Graduate Studies International Student Orientation

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  • Slide 1
  • Graduate Studies International Student Orientation
  • Slide 2
  • Graduate Studies Scott Webster Director, Graduate Studies & Admissions 121 Foster Administration Building 508/ 999-8026, phone swebster@umassd.edu
  • Slide 3
  • Goals for this Session 1.Provide context for graduate study 2.Describe academic programs of university so you will understand all that we do 3.Explain academic organization of university who does what; whom to see 4.Review graduate policies and procedures with emphasis on academic requirements 5.Offer Advice for Success
  • Slide 4
  • Graduate Study Context Highest Level of Educational Attainment of U.S. Population, 2005 Some high school8.5% High school graduate32.2% Some college16.8% Associate's degree8.6% Bachelor's degree18.1% Master's degree6.8% Doctoral degree1.2% Professional degree1.5%
  • Slide 5
  • Graduate Study Context UNESCO estimates that 781 million adults in the world are illiterate. About 64% of those adults are women.
  • Slide 6
  • Graduate Study Context According to the U.S. Commerce Department, over an adult's working life: -- high school graduates can expect, on average, to earn $1.2 million; -- those with a bachelor's degree, $2.1 million; -- those with a master's degree, $2.5 million; -- those with doctoral degrees $3.4 million; -- those with professional degrees $4.4 million.
  • Slide 7
  • Graduate Study Context The World Bank defines extreme poverty as living on less than US$1 per day, and moderate poverty as less than $2 a day. It has been estimated that 1.1 billion people have consumption levels below $1 a day and 2.7 billion live on less than $2 a day.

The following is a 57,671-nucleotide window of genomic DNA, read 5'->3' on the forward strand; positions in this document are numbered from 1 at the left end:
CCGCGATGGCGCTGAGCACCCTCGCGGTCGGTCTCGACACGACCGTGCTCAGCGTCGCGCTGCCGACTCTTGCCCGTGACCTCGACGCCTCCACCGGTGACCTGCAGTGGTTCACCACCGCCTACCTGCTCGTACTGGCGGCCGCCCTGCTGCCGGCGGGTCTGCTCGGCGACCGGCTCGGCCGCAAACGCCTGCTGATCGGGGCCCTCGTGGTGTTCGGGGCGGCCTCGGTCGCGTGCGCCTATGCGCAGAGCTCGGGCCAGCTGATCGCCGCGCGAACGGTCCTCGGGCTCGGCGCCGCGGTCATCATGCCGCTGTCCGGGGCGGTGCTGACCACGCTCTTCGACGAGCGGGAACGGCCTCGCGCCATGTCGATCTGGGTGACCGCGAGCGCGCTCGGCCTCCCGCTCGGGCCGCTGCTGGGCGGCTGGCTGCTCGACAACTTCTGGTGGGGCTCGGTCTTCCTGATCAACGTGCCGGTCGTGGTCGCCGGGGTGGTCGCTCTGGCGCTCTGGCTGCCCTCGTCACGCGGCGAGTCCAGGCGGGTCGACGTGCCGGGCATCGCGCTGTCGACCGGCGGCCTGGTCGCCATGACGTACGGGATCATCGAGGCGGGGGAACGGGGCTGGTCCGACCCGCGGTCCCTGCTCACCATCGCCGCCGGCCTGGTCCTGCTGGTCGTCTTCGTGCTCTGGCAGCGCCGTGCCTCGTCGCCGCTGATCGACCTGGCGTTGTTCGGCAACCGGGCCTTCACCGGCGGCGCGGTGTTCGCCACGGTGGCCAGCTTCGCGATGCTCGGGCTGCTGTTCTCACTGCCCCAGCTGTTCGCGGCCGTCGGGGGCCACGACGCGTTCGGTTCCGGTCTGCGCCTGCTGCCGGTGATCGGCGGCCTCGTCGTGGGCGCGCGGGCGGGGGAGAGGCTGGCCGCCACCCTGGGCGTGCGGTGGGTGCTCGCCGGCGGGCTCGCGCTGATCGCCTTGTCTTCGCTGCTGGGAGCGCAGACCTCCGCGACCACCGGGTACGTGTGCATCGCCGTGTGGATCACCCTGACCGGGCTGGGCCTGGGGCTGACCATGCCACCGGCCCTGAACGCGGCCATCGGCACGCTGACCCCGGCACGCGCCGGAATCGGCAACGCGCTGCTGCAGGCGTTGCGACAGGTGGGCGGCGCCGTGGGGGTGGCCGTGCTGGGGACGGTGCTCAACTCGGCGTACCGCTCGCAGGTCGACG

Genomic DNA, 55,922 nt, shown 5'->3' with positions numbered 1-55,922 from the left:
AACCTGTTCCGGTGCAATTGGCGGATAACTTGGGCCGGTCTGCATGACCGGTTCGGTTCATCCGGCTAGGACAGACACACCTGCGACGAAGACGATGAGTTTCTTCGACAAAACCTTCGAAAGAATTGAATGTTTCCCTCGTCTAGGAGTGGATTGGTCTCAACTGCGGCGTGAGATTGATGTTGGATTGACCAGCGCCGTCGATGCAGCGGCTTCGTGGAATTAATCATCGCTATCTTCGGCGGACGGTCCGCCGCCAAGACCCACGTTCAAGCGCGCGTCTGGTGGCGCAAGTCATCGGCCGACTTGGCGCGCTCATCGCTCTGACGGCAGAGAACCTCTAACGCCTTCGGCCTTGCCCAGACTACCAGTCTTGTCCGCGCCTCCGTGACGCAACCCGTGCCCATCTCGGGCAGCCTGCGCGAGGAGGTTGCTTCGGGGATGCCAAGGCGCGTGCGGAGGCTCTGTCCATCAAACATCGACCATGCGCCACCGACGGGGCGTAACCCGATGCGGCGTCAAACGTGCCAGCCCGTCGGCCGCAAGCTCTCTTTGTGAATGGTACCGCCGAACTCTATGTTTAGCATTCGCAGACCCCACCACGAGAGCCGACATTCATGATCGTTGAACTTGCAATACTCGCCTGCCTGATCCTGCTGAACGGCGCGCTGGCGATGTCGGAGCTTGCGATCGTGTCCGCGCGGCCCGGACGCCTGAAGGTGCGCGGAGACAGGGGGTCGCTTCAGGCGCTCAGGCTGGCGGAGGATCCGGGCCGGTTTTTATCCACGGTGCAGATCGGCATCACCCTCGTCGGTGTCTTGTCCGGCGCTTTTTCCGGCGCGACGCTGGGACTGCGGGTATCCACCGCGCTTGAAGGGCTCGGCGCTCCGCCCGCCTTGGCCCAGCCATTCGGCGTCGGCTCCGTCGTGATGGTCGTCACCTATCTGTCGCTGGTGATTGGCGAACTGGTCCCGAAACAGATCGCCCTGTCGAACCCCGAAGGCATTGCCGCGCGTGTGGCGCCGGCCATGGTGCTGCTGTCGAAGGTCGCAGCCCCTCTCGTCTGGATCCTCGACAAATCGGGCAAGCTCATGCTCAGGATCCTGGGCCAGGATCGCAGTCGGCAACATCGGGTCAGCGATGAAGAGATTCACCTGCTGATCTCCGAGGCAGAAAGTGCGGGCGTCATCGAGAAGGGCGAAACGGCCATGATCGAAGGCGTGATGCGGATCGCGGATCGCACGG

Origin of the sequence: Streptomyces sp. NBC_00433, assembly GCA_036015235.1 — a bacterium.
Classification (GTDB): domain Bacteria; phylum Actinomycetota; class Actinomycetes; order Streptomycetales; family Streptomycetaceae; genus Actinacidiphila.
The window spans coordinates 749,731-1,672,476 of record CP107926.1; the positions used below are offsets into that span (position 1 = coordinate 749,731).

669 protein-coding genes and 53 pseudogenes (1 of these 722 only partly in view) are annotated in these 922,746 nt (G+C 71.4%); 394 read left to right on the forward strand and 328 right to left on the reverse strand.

• Slide 8
  • Graduate Study Context Today, there are more than 58,000 graduate programs. As the host of 22 percent of the worlds international students, the United States is by far the preferred destination.
  • Slide 9
  • Graduate Study Context Annually, more than 500,000 students came from around the world to study at schools of higher education in the United States. India, China, and Korea are the top three countries of origin for international students enrolled in U.S. graduate schools. Together, they account for approximately half of the total. Students from the Middle East account for 5 percent of total enrollment.
  • Slide 10
  • Graduate Study Context Among international students, business and management is the most popular field of study. Engineering is the second most popular.
  • Slide 11
  • Graduate Study Context UMass Dartmouths total student population is approximately 9,000. Graduate students number approximately 1,100. 24 Masters programs 6 Doctoral programs
  • Slide 12
  • Academic Programs of University Refer to handout. List of Colleges and Departments Shows all academic programs Find your academic program Look at other UMass Dartmouth programs
  • Slide 13
  • Academic Organization of University Refer to handouts. Different roles and functions at each level Departments and Graduate Program Directors Whom to see for help: start with Graduate Program Director or Faculty Advisor
  • Slide 14
  • Graduate Policies and Procedures Graduate Catalogue Refer to this book often. Review its contents and read key sections.
  • Slide 15
  • Description of Your Program Second Half of Graduate Catalogue Find your own program Study what it says (check with department for updates) Faculty, qualifications and research interests Overview of program Specific requirements and choices List of actual courses Ask questions; see Advisor or Graduate Program Director
  • Slide 16
  • Description of Your Program Register for Courses Graduate courses are numbered 500 and higher www.umassd.edu/courselistings/courselisting.cfm www.umassd.edu/coin University Enrollment Center, 508/999-8857
  • Slide 17